One key thing she explains — and these days we have more and more lawmakers who need this explained — is that there are important issues at stake here, but they have nothing to do with notions of left and right, Democrat and Republican, the way those things are force-fed to us today out of the Beltway:

1127photo1

Costa Pleicones

Some Republicans in the Legislature — and lots outside, particularly of what we now call the tea-party variety — have been grumbling for years about having a court full of former Democratic legislators.

I suppose it’s understandable that people would be confused about the role that partisan politics plays on the S.C. Supreme Court — none — given the diet of hyperpartisan Washington politics on which a frightening number of South Carolinians feed, forming not only their world views but their state views.

Although the U.S. Supreme Court is in fact composed of two well-defined ideologies, you’d be hard-pressed reading state Supreme Court decisions to guess the partisan or ideological inclinations of the justices. So I was a little disappointed when Justice Toal, asked about complaints that she’s too “political,” dismissed them by noting how well she has gotten along with the Legislature and governors, even as their politics have changed.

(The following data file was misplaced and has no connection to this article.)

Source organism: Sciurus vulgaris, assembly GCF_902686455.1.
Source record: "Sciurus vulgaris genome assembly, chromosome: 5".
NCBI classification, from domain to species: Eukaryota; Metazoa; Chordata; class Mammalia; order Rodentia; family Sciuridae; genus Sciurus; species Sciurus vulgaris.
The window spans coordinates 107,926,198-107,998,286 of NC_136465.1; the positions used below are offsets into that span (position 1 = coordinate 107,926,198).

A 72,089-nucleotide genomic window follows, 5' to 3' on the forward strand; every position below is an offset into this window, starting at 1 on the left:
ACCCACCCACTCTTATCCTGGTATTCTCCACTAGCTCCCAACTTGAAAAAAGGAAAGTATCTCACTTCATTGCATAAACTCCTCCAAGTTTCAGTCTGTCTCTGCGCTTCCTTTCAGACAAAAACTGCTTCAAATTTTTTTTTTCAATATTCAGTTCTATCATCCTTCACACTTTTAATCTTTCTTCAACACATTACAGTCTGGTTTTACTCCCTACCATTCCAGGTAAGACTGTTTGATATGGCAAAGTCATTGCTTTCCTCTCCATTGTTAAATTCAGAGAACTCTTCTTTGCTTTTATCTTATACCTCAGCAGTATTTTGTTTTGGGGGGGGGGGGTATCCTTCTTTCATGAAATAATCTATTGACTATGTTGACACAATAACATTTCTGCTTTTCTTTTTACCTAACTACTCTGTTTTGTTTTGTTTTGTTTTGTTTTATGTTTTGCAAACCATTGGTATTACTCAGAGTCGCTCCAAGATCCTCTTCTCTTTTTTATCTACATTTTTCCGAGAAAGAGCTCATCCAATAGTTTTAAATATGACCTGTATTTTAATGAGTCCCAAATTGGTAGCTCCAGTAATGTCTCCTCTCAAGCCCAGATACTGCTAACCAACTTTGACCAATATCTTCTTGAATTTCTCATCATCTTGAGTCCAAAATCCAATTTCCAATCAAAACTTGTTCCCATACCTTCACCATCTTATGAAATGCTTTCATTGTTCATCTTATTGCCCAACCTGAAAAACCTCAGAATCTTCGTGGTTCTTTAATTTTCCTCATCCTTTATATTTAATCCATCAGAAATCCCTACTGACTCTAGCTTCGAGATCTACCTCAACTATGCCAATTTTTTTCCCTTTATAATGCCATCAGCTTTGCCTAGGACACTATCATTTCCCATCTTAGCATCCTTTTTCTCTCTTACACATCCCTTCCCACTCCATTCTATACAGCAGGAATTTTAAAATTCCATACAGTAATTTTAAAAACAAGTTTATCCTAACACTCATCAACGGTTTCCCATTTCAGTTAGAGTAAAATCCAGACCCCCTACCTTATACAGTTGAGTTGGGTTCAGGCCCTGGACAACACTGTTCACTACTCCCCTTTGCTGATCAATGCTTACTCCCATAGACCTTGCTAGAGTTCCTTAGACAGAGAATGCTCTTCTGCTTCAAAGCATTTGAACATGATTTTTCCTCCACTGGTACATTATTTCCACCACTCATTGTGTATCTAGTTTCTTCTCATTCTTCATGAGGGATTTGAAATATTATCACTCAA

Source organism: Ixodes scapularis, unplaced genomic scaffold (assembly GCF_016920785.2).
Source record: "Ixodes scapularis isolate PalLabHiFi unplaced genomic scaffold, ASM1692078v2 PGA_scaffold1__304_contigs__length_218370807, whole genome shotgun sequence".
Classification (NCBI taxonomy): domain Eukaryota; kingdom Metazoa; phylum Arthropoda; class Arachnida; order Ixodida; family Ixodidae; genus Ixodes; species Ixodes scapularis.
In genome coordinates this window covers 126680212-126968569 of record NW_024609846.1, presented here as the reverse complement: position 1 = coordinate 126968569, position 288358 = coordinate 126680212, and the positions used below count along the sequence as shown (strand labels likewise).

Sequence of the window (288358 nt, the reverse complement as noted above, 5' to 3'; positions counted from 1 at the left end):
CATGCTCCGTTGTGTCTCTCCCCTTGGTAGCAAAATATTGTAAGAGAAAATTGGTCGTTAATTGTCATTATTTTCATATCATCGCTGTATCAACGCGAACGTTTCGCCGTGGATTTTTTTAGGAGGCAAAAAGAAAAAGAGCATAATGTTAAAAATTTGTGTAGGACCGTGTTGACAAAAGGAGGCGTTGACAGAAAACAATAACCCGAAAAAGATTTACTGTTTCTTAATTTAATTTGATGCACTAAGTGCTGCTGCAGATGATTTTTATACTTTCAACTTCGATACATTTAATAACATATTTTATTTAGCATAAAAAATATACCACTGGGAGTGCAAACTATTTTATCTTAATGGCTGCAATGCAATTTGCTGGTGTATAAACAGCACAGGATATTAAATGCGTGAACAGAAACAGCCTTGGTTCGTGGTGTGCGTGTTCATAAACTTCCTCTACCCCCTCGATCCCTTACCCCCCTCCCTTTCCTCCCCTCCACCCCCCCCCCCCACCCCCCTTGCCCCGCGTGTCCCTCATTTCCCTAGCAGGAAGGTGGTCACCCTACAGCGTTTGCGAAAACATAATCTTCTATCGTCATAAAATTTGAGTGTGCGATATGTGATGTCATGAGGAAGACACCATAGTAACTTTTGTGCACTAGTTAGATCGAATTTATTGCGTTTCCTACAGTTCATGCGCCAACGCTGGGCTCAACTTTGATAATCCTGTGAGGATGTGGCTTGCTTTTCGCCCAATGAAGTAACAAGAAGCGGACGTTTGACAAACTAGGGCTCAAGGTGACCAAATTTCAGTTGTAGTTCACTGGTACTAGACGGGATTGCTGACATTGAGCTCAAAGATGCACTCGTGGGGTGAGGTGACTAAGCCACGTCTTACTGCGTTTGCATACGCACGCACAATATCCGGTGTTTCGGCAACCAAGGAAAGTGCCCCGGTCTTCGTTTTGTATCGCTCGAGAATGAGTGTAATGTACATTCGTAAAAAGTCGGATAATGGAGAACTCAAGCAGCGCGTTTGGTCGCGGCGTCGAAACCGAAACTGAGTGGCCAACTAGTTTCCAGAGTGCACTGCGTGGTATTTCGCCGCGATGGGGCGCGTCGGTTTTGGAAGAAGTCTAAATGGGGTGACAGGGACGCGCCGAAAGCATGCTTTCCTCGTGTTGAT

The political temptation Supreme Court justices face has nothing to do with party or ideology. It is the temptation to kowtow to the Legislature, whatever the Legislature’s partisan leanings or political philosophy. It’s to look the other way when the Legislature tramples on our state constitution. It’s to pretend that the laws say what the Legislature meant them to say rather than what they actually say.

That temptation must be greatest for the chief justice, whose dual role as chief executive officer of the entire judicial branch of government brings with it the heavy burden of convincing the Legislature to fund the courts adequately, and keeping lawmakers from exacting retribution, financial or otherwise, when court decisions go a way they don’t like…

It is for this reason that Cindi laments that “Justice Toal, asked about complaints that she’s too ‘political,’ dismissed them by noting how well she has gotten along with the Legislature and governors, even as their politics have changed.”

And of course, in SC, things get very personal, as Cindi suggests in suggesting an apparent reason why Associate Justice Pleicones is making this extraordinary challenge to his old friend: